A New Business Owner’s Guide to State-Funded Workers’ Comp Insurance

A New Business Owner’s Guide to State-Funded Workers’ Comp Insurance
  • Opening Intro -

    In the U.S., businesses are not legally obligated to carry most forms of business insurance.

    Workers' compensation insurance, however, is an exception to the rule.


Each state has unique requirements and restrictions on workers’ comp insurance, making it crucial that business owners know the state-specific mandates for all of their locations.

Aside from regulatory laws, different states also have different purchase options for workers’ compensation policies. Depending on where you operate, you may have the choice to shop for coverage on the voluntary market, use a state fund, or apply for self-insurer status. To find the best coverage and rate for your business, you should start by understanding your policy options.

Is State-funded Workers’ Comp an Option for My Business?

Every state has its own way of regulating workers’ compensation, including how business owners buy policies. Each state falls within the following categories: 

  • States with a Monopolistic State Fund –

    Four states, Ohio, Wyoming, Washington, and North Dakota, have monopolistic state funds for workers’ compensation insurance. These states only allow employers to purchase workers’ comp policies through the government-run state fund.

    In other words, they have a monopoly on this kind of insurance. If you operate in one of these states, you cannot work with a private insurer.

  • States with a Competitive State Fund –

    States with a competitive state fund allow business owners to purchase policies from private insurers or use the competitive state fund—a state-funded and state-run workers’ compensation insurance program that competes with private insurance providers.

    States with competitive funds include Arizona, California, Colorado, Hawaii, Idaho, Kentucky, Louisiana, Maine, Maryland, Minnesota, Missouri, Montana, New Mexico, New York, Oklahoma, Oregon, Pennsylvania, Rhode Island, Texas, and Utah.

  • States with a "Last Resort"–

    Several of the competitive states listed above operate their state funds as insurance markets of "last resort." In other words, they cannot refuse coverage to any employer as long as the employer is not in default. In other states, such as Maryland, the insurer of last resort is a private insurance company.

  • States without a State Fund –

    Not all states have a state fund; where a state fund isn’t available, you must purchase a policy on the private market.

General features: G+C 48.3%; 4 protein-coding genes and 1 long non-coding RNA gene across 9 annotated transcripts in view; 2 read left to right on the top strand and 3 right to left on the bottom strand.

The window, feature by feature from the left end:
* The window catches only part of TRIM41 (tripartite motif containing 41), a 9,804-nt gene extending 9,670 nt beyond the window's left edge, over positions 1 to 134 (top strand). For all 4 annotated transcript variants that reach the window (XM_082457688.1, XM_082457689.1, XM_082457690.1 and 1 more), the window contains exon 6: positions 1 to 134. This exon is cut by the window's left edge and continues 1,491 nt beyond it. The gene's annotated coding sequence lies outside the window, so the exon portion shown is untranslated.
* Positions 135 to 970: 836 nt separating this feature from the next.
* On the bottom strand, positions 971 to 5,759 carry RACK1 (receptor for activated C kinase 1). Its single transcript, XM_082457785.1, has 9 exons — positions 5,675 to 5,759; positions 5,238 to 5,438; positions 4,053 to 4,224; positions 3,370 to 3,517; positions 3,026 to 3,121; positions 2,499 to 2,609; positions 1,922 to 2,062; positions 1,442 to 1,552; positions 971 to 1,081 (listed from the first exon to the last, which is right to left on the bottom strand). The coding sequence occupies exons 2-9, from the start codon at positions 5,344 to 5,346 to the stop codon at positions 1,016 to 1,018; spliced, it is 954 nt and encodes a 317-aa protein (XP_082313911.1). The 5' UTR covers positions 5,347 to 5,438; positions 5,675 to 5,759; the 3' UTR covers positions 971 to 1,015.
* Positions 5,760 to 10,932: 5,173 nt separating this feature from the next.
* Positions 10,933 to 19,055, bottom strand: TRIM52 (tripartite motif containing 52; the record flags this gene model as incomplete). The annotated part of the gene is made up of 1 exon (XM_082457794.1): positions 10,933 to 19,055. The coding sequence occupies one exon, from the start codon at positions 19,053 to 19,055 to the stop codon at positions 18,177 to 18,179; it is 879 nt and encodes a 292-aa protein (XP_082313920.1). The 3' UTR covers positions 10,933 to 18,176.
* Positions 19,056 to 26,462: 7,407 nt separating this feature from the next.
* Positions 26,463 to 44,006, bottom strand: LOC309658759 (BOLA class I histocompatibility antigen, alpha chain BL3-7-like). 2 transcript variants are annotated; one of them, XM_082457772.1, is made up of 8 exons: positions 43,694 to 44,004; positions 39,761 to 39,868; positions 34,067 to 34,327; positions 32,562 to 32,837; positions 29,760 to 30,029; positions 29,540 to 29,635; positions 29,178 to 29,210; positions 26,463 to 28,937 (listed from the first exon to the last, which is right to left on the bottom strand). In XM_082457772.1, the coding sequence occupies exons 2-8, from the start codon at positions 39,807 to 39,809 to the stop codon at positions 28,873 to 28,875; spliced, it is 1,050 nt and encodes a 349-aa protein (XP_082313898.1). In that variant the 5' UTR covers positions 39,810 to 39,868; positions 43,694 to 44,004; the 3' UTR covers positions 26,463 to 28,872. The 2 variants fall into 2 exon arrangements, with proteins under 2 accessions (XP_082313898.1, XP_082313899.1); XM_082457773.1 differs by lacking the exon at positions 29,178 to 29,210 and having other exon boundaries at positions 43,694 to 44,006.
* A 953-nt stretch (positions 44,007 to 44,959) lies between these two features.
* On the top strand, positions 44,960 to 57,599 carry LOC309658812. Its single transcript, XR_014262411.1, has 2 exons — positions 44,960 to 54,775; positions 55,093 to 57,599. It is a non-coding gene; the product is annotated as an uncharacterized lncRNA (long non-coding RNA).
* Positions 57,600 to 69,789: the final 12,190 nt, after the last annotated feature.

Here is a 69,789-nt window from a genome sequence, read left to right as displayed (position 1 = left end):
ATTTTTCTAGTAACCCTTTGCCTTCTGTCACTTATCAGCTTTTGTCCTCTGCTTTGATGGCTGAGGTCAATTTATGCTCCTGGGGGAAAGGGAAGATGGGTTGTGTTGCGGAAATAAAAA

If It’s Optional, Why Use the State Fund?

Only in the four monopolistic states do employers have no choice but to use the state fund. But in the many states in which the state fund is an option, there are a few reasons to use a state fund:

  • You Have Employees in a Monopolistic State –

    Even if your business mostly operates elsewhere, if you have workers in one of the four monopolistic states, you will need to cover them with a separate policy the state fund.

  • Your Operate in a High-risk Industry –

    State funds often serve as the last resort option for companies that are difficult to insure. A high-risk industry, like construction, sees more worker accidents and injuries.

    Not all private insurers want to cover these businesses, and if they do, they may charge much more for premiums. You may have to rely on the state fund for coverage at a reasonable rate.

  • You Have a Poor Record of Injuries –

    Regardless of your industry, if your workplace has seen a lot of accidents, you may not be able to find coverage and will have to default to the state fund.

  • You’re Unsatisfied with Your Private Insurer –

    If the state fund is an option, it’s worth seeing what it has to offer. You may just find a policy with better coverage and a lower price than your options from private insurers.

How Much Does Workers’ Comp Cost Through a State Fund?

As with private insurance, a state fund policy’s cost varies depending on your industry and the claims record in your workplace. Insurance companies and state funds calculate premiums using these factors:

  • Your industry classification code rate, determined by the National Council on Compensation Insurance or the state’s independent classification system
  • The claims experience modifier, based on individual company losses in the past few years
  • Your company’s total payroll amount

To find the best deal and the right coverage for your business, you should request a state fund insurance quote and quotes from several private insurers. This is the best way to find out if a state fund policy could save you money without sacrificing coverage quality.

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Assessing Your Options

In states in which you have the option to use a state fund for workers’ compensation insurance, the decision may not be immediately clear. It depends a lot on your industry, your workplace history, and what private insurers offer. The best thing you can do is do your research and shop around for the policy that best suits your business’s unique needs.

Image Credit: workers comp insurance by envato.com

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